Pho is traditional Vietnamese beef noodle soup. (It is pronounced "fuh" and not "Fo" with a long "o" sound, as I was corrected by a Vietnamese friend.)
Both Chinese and French cooking heavily influenced this dish, which originated back in the 1880s. In fact, several cookbooks suspect that "pho" is derived from "pot au feu," a French peasant soup.
Vietnam was divided into North and South Vietnam in 1954. As the dish moved south, cooks added more ingredients until it transformed into the version that is commonly served today.
North Vietnamese-style pho tends to be simpler and is made with fewer ingredients. Southern Vietnamese-style pho is a complex dish served with fresh bean sprouts, fresh basil, fresh saw herb, sliced green chilies and fresh lime wedges as toppings.
Refugees fleeing Vietnam in the spring of 1975 brought with them their cultures and cuisine, of which pho has become the most popular among Americans. That is why you see "Pho 75" as a restaurant name. In Herndon, there are only Southern-style Pho restaurants (from what I could research).
To look like you know what you are doing, tear the basil leaves into bite-sized pieces and put into the broth. Add small amounts of bean sprouts and torn-up saw grass into your bowl as you eat. Our waiter cautioned us that dumping large doses of garnishes will cool the soup too quickly. Squeeze the lime juice over the top.
Want more spice? Add a generous squirt of Sriracha, hot chili sauce, directly into your broth. Hoisin sauce (also on the table) should only be added only if the broth is not flavorful enough (in which case you should find another pho restaurant).
The best-tasting pho in Herndon is Pho 75, but they only take cash. This spartan little restaurant is in the K-Mart shopping center in Herndon, and is popular lunch stop and carryout place. Here a regular bowl of Pho is $6.99 and a large bowl is $8.06. (That's it for their menu—just Pho.)
Their beef broth is sensational—a tantalizing blend of spices and rich beef flavor. Savor the subtle flavors of fresh ginger, cilantro and star anise in their rich beef broth. Their generous piles of fresh basil and bean sprouts make this a riot of textures.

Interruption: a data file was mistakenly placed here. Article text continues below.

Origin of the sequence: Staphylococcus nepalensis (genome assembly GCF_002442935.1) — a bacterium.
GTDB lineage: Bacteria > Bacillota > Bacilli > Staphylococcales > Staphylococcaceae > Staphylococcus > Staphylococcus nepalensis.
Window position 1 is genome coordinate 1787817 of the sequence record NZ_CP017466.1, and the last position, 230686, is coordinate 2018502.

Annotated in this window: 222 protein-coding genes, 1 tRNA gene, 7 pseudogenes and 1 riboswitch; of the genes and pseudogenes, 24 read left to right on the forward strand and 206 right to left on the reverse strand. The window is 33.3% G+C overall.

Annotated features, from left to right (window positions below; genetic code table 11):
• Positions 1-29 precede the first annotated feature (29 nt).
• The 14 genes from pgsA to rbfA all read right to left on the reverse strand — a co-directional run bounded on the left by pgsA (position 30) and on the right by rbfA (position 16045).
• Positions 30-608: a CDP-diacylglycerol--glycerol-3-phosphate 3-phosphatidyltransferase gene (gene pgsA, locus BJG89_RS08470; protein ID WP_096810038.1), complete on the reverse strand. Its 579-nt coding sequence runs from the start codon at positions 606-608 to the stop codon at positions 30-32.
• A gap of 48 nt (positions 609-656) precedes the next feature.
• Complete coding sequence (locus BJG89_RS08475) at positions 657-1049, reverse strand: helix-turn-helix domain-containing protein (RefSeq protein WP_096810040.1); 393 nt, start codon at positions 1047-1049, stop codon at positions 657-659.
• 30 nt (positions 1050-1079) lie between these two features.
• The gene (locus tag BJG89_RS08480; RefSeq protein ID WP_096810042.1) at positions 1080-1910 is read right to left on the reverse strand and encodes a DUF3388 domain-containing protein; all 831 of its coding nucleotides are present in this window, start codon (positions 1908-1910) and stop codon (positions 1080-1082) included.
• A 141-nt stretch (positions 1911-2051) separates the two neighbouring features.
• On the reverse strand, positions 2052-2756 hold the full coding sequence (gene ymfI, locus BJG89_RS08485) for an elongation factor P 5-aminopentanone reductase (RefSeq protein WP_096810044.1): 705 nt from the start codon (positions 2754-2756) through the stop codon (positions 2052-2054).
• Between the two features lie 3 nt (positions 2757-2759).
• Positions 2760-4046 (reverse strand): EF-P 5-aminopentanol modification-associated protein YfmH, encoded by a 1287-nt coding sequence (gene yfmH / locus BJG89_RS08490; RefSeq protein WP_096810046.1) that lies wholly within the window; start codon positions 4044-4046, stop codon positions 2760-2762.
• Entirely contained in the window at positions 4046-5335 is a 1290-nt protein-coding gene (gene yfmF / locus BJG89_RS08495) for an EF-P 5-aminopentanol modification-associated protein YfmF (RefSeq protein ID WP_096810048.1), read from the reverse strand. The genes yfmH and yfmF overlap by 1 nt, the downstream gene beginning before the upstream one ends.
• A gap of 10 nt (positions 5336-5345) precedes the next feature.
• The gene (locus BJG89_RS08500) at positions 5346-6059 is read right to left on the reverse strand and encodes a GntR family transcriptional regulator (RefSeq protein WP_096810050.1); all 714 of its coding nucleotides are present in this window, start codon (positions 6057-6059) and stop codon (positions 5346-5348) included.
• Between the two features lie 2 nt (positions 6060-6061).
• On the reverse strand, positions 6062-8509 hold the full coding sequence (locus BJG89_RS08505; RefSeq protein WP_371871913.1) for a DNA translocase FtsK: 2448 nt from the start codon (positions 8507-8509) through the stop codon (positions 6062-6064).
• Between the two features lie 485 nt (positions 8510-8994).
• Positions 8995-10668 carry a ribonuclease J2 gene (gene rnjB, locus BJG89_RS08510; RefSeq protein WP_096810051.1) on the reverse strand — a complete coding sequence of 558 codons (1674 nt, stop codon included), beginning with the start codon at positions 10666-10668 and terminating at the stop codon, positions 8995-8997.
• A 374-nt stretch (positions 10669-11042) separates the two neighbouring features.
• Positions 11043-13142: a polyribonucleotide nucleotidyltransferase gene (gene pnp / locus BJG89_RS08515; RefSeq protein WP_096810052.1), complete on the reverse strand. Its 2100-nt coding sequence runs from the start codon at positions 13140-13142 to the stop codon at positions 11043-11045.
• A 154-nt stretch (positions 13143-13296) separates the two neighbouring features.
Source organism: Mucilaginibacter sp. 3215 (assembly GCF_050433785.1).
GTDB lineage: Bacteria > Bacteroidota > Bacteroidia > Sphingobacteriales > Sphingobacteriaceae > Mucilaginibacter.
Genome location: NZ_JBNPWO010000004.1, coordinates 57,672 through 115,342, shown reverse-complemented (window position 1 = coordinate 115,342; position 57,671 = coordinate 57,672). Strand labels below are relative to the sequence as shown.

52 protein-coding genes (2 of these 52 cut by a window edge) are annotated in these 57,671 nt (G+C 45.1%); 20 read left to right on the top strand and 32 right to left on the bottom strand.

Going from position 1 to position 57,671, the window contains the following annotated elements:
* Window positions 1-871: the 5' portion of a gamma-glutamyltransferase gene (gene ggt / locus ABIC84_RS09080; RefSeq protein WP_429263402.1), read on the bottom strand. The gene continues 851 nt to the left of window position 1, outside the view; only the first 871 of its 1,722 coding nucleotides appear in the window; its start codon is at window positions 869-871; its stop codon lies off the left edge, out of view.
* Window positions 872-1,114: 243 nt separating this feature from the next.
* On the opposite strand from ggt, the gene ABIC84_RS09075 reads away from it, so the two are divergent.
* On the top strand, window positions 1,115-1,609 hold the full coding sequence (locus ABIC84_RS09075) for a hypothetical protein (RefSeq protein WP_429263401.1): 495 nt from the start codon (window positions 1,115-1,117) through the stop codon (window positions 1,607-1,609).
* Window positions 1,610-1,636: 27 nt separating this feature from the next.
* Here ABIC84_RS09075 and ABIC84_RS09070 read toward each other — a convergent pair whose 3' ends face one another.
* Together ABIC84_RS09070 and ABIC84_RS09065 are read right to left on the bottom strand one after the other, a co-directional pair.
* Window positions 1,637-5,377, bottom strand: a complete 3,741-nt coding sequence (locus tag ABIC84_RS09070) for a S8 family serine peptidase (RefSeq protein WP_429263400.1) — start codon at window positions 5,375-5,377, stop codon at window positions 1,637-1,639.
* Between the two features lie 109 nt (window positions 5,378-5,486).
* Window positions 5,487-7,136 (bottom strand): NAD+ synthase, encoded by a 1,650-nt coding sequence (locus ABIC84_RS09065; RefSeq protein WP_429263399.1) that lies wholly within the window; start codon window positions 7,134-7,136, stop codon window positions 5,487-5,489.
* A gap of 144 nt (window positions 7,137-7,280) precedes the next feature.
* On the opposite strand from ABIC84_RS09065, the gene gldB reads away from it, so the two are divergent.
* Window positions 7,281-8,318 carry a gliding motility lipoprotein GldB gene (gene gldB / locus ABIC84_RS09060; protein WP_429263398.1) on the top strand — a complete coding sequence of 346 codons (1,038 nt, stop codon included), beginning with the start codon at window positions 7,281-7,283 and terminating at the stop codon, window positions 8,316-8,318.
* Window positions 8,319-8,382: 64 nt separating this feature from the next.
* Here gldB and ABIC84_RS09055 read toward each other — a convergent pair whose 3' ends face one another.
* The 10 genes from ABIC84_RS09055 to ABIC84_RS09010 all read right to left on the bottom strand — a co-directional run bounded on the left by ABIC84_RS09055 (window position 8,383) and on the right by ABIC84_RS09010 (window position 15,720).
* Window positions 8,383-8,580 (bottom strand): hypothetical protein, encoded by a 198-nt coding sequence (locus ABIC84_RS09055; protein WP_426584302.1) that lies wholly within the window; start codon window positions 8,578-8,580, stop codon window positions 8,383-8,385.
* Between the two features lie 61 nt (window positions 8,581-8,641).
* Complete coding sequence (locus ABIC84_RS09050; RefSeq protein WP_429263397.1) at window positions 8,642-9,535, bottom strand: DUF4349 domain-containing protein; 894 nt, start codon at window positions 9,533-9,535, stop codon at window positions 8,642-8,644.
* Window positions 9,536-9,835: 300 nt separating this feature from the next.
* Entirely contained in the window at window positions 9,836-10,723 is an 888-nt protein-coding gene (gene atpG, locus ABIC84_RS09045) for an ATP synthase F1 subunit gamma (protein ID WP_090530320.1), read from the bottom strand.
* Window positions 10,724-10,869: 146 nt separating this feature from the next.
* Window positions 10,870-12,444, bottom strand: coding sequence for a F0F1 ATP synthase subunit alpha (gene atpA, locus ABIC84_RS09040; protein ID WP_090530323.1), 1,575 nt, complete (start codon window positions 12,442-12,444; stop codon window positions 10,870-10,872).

I ordered the "rare" beef slices, or "Tai" thin beef strips, and they gently cooked in the hot broth. With the noodles, this just slides easily down your throat. Squeeze a bit of the Sriracha sauce and hoisin sauce into a small dish and stir, and dip your morsels of beef (or other meats) into the spicy sauce and you will be overwhelmed with how good this tastes. For simple food, and a low cost, this is the best. Service is slow, but, the food is very good.
If you are an "adventurous" eater, and have a higher tolerance for fatty meats and more "exotic" fare, try the beef tendon, or tripe (thinly sliced beef stomach lining). The pale cream-colored tripe had a chewy, rubber-band texture, but was not offensive—just don't look at it much.
Not all restaurants offer beef meatballs, but they can be a tasty addition to your pho if they are of good quality. "Bò viên" (meatballs) are nothing like Italian meatballs. Cartilage and tendon are blended in the meatballs to create a dense and slightly chewy texture. One cookbook called them "bouncy." Pho 75 had tasty meatballs.
Also wildly-popular is the new "Super Pho" in Herndon's McLearen Shopping Center on Centreville Road. It is directly across from the CVS, and is bustling at lunch time. Their pho comes with all the standard toppings, and also saw grass (not included at Pho 75 in Herndon).
Their regular bowl is around $8.25 and their large bowl is $9.25. This restaurant is new and very attractive, with a gleaming, fresh, bright green interior. They also have free Wi-Fi, and they deliver. Their broth was rich and flavorful, and their service was excellent.
A personal note—wear dark, washable clothing when you are eating pho. It frequently "spots" the front of your shirt with broth from bits of noodles falling off your chop sticks. Just laugh and enjoy!